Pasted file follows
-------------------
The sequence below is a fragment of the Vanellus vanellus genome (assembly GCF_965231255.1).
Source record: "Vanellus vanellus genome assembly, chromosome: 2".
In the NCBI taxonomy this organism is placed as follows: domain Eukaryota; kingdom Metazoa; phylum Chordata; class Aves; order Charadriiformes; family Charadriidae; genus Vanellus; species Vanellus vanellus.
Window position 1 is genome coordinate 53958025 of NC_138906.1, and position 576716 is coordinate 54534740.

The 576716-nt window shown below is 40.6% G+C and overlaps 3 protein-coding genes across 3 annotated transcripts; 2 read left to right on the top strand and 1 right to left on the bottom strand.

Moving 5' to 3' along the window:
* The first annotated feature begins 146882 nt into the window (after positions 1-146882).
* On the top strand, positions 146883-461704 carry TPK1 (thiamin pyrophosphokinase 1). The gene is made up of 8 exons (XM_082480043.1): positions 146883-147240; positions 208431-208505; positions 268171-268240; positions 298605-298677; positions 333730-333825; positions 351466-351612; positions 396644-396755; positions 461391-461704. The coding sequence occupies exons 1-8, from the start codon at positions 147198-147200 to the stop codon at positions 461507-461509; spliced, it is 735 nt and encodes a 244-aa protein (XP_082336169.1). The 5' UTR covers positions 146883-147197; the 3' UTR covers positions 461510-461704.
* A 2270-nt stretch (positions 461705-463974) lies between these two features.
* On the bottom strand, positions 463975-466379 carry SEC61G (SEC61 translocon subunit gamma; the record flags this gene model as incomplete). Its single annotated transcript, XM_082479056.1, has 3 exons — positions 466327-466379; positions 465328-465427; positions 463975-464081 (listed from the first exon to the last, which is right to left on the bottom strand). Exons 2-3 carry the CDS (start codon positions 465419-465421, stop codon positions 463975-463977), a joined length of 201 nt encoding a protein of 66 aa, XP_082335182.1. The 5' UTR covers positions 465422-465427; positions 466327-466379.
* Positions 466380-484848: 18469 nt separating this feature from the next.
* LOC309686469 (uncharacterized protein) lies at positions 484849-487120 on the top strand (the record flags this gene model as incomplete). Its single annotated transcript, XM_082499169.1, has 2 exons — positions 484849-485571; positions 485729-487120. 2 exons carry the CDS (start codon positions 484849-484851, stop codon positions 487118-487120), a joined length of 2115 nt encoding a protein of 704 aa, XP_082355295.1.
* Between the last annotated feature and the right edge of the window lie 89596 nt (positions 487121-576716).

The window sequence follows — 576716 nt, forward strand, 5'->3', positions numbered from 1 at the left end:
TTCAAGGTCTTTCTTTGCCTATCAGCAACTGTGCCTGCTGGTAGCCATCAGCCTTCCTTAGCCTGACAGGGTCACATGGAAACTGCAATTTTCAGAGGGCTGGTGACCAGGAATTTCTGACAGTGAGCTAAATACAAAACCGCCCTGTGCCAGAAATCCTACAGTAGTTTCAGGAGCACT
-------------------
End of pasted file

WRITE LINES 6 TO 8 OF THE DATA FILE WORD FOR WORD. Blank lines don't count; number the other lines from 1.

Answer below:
Moving 5' to 3' along the window:
* The first annotated feature begins 146882 nt into the window (after positions 1-146882).
* On the top strand, positions 146883-461704 carry TPK1 (thiamin pyrophosphokinase 1). The gene is made up of 8 exons (XM_082480043.1): positions 146883-147240; positions 208431-208505; positions 268171-268240; positions 298605-298677; positions 333730-333825; positions 351466-351612; positions 396644-396755; positions 461391-461704. The coding sequence occupies exons 1-8, from the start codon at positions 147198-147200 to the stop codon at positions 461507-461509; spliced, it is 735 nt and encodes a 244-aa protein (XP_082336169.1). The 5' UTR covers positions 146883-147197; the 3' UTR covers positions 461510-461704.